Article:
That, she says, is where some of the magic happened.
"Everyone there is passionate and educated about the issues," she said. "It’s so great to have an educational, intellectual conversation with someone, even if they don't agree with you. That makes you more informed, and it's very interesting to hear from people with different opinions and from different backgrounds."
Miller said it's great when a student starts young. As an eighth-grader, he said, they can get involved in legislation. In ninth grade, maybe they can try the Supreme Court. And so on. By the time they're upper classmen, whatever their first choice is (students can request a certain "profession" but aren't guaranteed to get it), is usually where they end up.
By the time the weekend arrives and the preparation is done — learning how you talk in a committee and how do you ask questions, what the parliamentary rules are, how to give testimony, how to present a case — Miller says the thing sort of runs itself.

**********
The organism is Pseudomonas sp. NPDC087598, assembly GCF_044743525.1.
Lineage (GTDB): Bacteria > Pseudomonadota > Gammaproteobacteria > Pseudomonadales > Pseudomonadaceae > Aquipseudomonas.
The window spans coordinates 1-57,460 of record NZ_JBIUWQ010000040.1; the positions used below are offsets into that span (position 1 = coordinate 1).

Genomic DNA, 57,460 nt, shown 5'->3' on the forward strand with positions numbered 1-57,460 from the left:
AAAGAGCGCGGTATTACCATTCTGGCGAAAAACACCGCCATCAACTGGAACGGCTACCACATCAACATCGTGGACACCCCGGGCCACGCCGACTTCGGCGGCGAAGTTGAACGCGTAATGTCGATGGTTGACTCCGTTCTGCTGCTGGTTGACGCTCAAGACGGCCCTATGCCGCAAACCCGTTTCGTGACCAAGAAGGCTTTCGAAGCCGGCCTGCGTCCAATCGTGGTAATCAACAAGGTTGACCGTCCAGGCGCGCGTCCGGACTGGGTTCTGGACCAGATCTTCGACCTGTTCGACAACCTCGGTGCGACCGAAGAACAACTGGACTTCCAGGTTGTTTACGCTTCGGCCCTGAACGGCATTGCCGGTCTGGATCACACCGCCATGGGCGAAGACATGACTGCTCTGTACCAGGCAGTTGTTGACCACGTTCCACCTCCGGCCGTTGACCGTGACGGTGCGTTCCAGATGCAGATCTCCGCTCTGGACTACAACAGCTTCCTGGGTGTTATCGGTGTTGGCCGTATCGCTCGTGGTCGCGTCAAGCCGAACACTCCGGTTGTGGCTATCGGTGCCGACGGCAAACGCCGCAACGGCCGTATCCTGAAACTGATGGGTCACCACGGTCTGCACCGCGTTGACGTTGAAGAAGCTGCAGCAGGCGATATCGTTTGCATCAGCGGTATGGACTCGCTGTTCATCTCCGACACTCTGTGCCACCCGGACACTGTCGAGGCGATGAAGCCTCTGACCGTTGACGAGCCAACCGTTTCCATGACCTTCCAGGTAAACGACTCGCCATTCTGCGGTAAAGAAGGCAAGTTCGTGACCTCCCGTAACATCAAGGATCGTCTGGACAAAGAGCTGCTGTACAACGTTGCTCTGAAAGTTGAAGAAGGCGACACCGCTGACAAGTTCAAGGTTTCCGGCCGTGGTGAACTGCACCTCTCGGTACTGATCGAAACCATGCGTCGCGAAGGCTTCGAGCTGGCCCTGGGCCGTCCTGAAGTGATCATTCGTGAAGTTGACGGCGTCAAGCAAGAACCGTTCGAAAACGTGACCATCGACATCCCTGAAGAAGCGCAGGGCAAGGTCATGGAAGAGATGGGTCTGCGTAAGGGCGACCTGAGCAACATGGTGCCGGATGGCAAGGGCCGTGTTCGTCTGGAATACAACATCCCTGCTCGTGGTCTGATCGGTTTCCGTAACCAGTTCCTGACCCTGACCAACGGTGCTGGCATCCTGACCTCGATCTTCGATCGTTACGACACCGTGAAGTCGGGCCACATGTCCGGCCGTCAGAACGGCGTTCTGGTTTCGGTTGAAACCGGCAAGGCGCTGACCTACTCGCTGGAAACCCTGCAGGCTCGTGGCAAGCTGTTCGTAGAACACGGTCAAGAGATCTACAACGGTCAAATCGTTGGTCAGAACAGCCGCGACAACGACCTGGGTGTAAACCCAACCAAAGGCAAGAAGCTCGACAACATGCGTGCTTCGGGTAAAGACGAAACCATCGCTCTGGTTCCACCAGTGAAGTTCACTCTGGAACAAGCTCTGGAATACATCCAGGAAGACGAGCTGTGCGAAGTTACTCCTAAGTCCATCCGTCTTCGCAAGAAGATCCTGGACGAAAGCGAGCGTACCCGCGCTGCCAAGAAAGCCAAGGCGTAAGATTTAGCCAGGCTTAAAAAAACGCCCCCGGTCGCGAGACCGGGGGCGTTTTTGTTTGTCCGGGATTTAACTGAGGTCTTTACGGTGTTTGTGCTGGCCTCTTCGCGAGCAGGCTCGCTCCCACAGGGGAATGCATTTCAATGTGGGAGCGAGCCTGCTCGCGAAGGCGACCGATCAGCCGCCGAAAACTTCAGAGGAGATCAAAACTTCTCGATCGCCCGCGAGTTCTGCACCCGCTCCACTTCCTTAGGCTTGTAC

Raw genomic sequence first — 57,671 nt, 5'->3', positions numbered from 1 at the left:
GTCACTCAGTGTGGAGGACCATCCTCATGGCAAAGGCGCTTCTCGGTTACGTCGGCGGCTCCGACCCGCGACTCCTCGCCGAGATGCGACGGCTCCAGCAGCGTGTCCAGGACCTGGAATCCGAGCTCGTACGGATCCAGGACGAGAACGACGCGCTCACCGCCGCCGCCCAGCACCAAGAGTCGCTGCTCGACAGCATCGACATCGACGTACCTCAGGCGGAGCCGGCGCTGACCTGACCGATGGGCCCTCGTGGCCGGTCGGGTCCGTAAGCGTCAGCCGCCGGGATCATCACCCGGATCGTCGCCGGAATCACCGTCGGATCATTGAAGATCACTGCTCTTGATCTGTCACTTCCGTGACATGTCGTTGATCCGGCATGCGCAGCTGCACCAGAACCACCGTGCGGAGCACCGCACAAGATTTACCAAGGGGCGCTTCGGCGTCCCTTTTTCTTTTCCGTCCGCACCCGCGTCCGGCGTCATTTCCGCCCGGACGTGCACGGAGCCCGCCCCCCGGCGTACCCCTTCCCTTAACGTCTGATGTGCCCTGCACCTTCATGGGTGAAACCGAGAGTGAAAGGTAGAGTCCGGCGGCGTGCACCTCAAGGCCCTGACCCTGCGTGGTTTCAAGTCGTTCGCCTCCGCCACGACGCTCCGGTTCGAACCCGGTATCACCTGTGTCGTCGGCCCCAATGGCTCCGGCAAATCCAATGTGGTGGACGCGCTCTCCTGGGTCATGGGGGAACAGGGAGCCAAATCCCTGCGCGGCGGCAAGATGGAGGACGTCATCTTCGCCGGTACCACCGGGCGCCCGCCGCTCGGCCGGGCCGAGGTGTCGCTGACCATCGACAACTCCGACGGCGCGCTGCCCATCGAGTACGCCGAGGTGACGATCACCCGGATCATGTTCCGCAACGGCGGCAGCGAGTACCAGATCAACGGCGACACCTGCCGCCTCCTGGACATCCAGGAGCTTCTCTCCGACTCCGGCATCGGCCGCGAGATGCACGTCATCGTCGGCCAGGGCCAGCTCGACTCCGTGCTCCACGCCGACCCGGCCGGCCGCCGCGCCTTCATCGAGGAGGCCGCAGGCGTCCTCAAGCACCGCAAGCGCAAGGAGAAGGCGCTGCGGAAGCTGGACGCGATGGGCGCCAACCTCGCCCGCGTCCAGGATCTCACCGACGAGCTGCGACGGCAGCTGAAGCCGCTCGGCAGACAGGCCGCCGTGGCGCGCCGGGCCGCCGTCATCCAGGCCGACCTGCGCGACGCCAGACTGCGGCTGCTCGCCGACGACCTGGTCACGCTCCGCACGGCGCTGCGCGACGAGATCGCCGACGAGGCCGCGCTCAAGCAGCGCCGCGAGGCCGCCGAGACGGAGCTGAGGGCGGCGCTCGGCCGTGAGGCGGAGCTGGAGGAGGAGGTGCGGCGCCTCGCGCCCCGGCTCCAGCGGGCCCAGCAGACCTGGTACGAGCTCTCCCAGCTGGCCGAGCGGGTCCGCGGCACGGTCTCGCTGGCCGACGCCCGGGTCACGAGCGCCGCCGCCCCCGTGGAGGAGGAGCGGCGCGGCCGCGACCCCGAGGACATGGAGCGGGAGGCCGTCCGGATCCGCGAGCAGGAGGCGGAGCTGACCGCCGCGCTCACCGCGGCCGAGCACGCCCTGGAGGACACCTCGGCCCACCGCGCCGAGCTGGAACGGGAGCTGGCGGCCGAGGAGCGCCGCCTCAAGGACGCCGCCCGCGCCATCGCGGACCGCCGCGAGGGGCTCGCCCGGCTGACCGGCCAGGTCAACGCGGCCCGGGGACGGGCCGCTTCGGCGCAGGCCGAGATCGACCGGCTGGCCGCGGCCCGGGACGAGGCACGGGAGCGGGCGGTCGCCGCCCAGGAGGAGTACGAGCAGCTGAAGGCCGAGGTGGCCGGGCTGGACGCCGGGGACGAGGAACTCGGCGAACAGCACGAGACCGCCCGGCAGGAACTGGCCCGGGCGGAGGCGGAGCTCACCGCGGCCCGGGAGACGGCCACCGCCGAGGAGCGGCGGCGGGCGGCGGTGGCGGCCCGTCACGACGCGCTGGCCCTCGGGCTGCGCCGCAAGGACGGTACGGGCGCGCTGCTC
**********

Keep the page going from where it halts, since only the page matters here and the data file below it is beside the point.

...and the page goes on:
"It's organized chaos," Miller said. "Adult advisers are just supervising. We're there in case situations come up."
Youth in Government actually originates with the YMCA and has been around for decades. Cheryl Hamond of the Mankato YMCA says the program fits with the Y's mission on many different levels.
"We're teaching young people how to be leaders," Hamond said, "teaching them about the government process."
One thing the YMCA does not do, Hamond said, is push any kind of political agenda. The Y and the advisers are simply there to direct the kids.
"The conclusions they reach are all up to them," Hamond said.
Another aspect that makes the program in Minnesota unique is the fact that the kids actually get to use the state's Capitol building.